Russia’s defence minister accompanied North Korean leader Kim Jong Un to a defence exhibition that featured the North’s banned ballistic missiles as the neighbours pledged to boost ties, North Korean state media reported on Thursday.
The Russian minister, Sergey Shoigu, and a Chinese delegation led by a Communist Party Politburo member arrived in North Korea this week for the 70th anniversary of the end of the Korean War, celebrated in North Korea as “Victory Day”.
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The nuclear-capable missiles were banned under UN Security Council resolutions adopted with Russian and Chinese support. But this week, they provided a striking backdrop for a show of solidarity by three countries united by their rivalry with the US and a revival of what some analysts see as their Cold War-era coalition.
Shoigu’s visit was the first by a Russian defence minister to North Korea since the 1991 break-up of the Soviet Union.
For North Korea, the arrival of the Russian and Chinese delegations marks its first major opening up to the world since the COVID-19 pandemic.
Shoigu gave Kim a letter from Russian President Vladimir Putin, North Korean media reported.
“[Kim] expressed his views on the issues of mutual concern in the struggle to safeguard the sovereignty, development and interests of the two countries from the high-handed and arbitrary practices of the imperialists and to realise international justice and peace,” North Korean media said.
KCNA did not refer to the war in Ukraine but North Korea’s defence minister, Kang Sun Nam, was reported as saying Pyongyang fully supported Russia’s “battle for justice” and protection of its sovereignty.
State media photographs showed Kim and his guests at a display of some of the North’s ballistic missiles in multi-axle transporter launchers. Another image showed what analysts said appeared to be a new drone.
“We’ve come a long way from when North Korea would avoid showing off its nuclear capabilities when senior foreign dignitaries from Russia and China were in town,” said Ankit Panda of the U.S.-based Carnegie Endowment for International Peace, calling the tour “remarkable”.
“The personal tour for Shoigu – and Shoigu’s willingness to be photographed with Kim in the course of this tour – is evidence that Moscow is complacent with North Korea’s ongoing nuclear modernisation,” he said.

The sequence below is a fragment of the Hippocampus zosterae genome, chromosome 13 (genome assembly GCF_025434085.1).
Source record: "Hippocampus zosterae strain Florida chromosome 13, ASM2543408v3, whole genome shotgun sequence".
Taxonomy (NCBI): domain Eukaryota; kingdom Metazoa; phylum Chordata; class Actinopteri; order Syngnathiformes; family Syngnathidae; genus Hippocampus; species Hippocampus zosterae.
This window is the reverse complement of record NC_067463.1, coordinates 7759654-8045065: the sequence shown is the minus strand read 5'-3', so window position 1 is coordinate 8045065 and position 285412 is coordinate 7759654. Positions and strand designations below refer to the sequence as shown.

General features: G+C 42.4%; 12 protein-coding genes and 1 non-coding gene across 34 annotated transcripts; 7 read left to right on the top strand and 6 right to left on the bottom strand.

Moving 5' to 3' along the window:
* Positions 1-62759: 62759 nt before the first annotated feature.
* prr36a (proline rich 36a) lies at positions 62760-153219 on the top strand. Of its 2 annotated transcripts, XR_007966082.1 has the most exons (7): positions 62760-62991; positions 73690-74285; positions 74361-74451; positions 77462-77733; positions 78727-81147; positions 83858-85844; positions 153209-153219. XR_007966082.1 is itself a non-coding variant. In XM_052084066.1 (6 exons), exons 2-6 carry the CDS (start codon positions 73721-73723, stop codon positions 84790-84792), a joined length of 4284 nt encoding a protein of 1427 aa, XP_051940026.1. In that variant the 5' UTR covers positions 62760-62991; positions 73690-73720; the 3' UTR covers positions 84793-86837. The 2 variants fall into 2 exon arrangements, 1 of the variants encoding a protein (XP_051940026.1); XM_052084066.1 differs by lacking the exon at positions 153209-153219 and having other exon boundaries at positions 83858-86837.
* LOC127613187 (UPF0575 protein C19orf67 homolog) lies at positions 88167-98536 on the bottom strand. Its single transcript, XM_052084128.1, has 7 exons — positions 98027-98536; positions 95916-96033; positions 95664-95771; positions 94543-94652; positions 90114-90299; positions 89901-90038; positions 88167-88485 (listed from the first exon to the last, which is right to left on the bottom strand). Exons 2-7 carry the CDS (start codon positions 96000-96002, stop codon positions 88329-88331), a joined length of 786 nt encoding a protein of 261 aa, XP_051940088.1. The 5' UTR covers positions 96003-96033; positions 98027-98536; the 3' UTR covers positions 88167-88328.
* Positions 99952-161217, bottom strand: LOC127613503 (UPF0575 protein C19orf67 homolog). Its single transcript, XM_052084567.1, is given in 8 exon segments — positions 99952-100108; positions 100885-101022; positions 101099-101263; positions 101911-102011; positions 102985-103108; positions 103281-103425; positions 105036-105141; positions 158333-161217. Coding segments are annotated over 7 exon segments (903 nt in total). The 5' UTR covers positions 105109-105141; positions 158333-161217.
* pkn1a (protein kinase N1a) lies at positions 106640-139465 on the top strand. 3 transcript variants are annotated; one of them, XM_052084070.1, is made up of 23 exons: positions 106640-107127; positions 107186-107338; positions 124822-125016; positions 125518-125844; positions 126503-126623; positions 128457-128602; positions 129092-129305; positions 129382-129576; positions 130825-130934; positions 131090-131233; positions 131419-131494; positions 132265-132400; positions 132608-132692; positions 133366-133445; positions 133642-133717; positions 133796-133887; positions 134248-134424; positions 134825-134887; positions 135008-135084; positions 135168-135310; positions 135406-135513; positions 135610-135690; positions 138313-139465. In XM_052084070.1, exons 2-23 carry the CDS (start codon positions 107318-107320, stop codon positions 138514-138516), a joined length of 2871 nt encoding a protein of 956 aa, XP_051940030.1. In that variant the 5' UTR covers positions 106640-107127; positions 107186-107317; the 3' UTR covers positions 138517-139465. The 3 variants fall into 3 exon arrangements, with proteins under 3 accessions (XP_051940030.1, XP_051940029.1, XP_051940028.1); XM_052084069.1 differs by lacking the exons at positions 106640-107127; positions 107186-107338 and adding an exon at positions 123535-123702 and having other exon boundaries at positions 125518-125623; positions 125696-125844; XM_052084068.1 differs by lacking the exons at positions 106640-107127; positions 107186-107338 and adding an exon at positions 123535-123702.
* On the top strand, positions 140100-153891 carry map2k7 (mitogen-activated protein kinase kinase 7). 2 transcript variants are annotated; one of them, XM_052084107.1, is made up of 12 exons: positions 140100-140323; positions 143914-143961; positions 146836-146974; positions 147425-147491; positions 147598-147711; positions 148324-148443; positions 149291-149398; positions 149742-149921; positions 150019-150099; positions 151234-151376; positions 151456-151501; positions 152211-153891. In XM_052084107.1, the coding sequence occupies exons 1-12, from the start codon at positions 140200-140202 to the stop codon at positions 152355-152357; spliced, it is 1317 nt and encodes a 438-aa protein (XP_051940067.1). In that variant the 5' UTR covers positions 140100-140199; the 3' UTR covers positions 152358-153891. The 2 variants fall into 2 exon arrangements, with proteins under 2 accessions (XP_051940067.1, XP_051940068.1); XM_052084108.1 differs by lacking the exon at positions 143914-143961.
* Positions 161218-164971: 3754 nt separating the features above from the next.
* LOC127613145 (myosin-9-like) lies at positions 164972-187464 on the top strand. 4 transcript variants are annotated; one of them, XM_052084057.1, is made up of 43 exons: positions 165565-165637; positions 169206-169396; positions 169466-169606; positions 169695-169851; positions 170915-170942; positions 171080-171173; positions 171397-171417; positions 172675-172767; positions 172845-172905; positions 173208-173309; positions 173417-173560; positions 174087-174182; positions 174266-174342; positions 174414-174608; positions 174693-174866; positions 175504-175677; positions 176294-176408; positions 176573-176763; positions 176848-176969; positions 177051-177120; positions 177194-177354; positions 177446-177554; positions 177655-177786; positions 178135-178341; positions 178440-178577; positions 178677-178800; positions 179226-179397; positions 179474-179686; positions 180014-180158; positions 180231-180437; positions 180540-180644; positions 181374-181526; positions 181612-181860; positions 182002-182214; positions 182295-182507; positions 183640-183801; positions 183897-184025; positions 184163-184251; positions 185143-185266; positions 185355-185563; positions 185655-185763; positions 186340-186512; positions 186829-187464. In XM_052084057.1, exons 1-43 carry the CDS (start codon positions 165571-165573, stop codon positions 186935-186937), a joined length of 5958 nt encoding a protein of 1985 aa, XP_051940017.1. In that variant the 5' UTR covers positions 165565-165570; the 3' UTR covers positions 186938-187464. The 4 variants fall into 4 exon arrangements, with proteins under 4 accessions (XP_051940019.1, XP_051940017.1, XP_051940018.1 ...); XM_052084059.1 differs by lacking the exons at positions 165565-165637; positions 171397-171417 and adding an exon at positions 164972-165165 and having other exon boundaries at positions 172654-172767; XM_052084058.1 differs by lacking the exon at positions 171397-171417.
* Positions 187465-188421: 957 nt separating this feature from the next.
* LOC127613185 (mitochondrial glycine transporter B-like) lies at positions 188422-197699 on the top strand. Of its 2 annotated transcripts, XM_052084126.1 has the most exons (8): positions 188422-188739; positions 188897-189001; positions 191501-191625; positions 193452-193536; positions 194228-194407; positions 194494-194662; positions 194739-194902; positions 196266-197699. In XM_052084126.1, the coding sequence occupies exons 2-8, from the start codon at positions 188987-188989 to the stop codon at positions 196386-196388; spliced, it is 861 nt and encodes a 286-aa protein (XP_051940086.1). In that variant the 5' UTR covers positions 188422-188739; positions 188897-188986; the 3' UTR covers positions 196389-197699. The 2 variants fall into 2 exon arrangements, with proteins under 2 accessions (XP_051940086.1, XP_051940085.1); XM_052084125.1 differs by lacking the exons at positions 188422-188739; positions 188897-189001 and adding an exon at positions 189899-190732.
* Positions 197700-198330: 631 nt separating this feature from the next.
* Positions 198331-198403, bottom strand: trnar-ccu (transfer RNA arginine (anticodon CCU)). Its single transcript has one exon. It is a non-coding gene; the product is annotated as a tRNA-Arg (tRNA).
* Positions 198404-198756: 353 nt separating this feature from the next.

Kim also met Chinese Communist Party Politburo member Li Hongzhong for talks and was handed a letter from Chinese President Xi Jinping, North Korean media reported.
The visit by Li’s delegation showed Xi’s commitment to the North Korea-China friendship, Kim was quoted as saying by the North’s KCNA state news agency.
State media photographs showed Kim at a large flashy performance flanked by Shoigu and Li, with a backdrop that included a slogan used by the Chinese army during the Korean War pledging to “resist US aggressors”.
Later on Thursday, North Korea held a widely anticipated nighttime military parade in an event expected to showcase the country’s latest weapons, South Korea’s Yonhap news agency reported.
Pyongyang’s state media had not reported on the parade as of Thursday night.
White House national security spokesman John Kirby said Russia’s overtures to North Korea have come as the Kremlin struggles to procure arms.
“It’s been no secret … Mr Putin is reaching out to other countries for help and support in fighting his war in Ukraine. And that includes, we know, some outreach to [North Korea],” he said.
North Korea has backed the Kremlin over the Ukraine war and has shipped weapons including infantry rockets and missiles in support of Moscow, the White House has said.
North Korea and Russia have denied conducting arms transactions.
The Russian visit has raised the prospect of more open support for North Korea, especially with Russia isolated by the West over its invasion of Ukraine, analysts said.
One analyst said Shoigu’s inspection of the North Korean missiles suggested Russian acceptance of Pyongyang’s nuclear weapons programme.
“It may signify that the current geopolitical circumstances are starting to erode Russia’s longstanding interest in preserving the global non-proliferation regime,” said Artyom Lukin, a professor at Russia’s Far Eastern Federal University in Vladivostok.
The simultaneous visits by high-ranking officials is another sign of a revival of the Russian-Chinese-North Korean coalition that originally existed in the late 1940s and 1950s, though now likely to be led from Beijing rather than Moscow, he added.
South Korea’s foreign ministry noted it had been Russia’s official position to oppose North Korea’s nuclear programme and said it hoped the visit by Shoigu’s delegation would help the North return to dialogue.